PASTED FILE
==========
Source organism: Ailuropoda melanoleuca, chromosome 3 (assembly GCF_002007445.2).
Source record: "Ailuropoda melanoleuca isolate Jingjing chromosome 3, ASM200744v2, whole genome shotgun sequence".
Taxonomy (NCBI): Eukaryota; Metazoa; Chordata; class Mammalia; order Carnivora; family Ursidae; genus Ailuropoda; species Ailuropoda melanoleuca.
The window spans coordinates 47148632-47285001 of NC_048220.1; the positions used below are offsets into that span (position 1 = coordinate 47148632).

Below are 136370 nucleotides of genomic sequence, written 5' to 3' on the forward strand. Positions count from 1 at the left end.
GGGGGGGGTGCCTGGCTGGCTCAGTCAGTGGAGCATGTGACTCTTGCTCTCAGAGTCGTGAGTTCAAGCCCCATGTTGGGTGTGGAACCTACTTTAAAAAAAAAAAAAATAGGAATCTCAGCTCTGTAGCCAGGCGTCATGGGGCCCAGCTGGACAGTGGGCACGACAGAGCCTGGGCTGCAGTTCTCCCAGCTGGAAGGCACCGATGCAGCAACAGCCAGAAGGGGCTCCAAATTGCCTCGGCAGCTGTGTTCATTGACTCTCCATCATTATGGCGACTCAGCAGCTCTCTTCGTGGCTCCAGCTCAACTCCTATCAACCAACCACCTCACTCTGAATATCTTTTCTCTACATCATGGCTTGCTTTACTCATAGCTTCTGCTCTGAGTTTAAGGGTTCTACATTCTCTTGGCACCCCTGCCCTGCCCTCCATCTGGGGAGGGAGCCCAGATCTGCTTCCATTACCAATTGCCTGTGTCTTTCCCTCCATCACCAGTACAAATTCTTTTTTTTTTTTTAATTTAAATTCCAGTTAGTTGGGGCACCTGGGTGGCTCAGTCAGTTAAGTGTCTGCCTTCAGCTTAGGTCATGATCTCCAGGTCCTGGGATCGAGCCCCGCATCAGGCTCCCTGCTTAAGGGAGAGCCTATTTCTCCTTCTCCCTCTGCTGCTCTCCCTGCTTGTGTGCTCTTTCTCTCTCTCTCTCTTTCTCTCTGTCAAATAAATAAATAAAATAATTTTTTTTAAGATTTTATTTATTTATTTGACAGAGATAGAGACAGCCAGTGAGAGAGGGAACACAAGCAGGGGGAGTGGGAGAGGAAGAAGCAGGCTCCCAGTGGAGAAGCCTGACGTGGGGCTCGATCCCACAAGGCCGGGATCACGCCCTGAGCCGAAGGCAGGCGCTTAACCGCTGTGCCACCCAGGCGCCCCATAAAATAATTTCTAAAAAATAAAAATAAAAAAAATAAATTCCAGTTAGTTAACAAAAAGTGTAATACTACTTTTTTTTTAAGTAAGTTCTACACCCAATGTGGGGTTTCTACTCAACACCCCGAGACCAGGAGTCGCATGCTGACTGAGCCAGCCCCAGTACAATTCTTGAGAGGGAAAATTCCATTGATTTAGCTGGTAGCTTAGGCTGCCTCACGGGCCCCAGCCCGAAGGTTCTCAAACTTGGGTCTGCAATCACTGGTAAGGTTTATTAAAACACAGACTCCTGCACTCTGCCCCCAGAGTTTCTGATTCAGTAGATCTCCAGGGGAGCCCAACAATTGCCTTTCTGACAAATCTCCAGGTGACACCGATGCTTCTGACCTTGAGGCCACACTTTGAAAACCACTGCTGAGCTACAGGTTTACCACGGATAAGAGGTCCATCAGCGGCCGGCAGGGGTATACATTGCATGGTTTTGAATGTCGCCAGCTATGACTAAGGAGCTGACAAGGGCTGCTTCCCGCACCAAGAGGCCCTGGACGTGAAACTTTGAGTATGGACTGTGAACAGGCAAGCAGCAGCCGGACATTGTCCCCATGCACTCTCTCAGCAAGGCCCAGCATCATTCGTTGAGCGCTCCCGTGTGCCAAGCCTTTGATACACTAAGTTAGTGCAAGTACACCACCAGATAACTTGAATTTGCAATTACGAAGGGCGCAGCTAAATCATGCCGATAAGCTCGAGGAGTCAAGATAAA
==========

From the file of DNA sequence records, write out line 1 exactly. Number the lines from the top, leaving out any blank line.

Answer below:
Source organism: Ailuropoda melanoleuca, chromosome 3 (assembly GCF_002007445.2).